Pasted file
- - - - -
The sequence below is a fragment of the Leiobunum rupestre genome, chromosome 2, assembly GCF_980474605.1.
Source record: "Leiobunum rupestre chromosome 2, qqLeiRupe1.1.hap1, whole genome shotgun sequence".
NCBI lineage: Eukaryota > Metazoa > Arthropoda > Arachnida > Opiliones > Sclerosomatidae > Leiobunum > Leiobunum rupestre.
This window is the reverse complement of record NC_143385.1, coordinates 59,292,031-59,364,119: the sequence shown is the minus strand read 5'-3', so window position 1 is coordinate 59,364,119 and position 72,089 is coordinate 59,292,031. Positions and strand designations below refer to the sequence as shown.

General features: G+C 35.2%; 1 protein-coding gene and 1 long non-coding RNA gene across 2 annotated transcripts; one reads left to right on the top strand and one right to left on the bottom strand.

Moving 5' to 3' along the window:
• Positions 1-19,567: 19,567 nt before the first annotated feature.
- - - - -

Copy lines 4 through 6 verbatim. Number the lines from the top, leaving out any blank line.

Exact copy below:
This window is the reverse complement of record NC_143385.1, coordinates 59,292,031-59,364,119: the sequence shown is the minus strand read 5'-3', so window position 1 is coordinate 59,364,119 and position 72,089 is coordinate 59,292,031. Positions and strand designations below refer to the sequence as shown.

General features: G+C 35.2%; 1 protein-coding gene and 1 long non-coding RNA gene across 2 annotated transcripts; one reads left to right on the top strand and one right to left on the bottom strand.

Moving 5' to 3' along the window: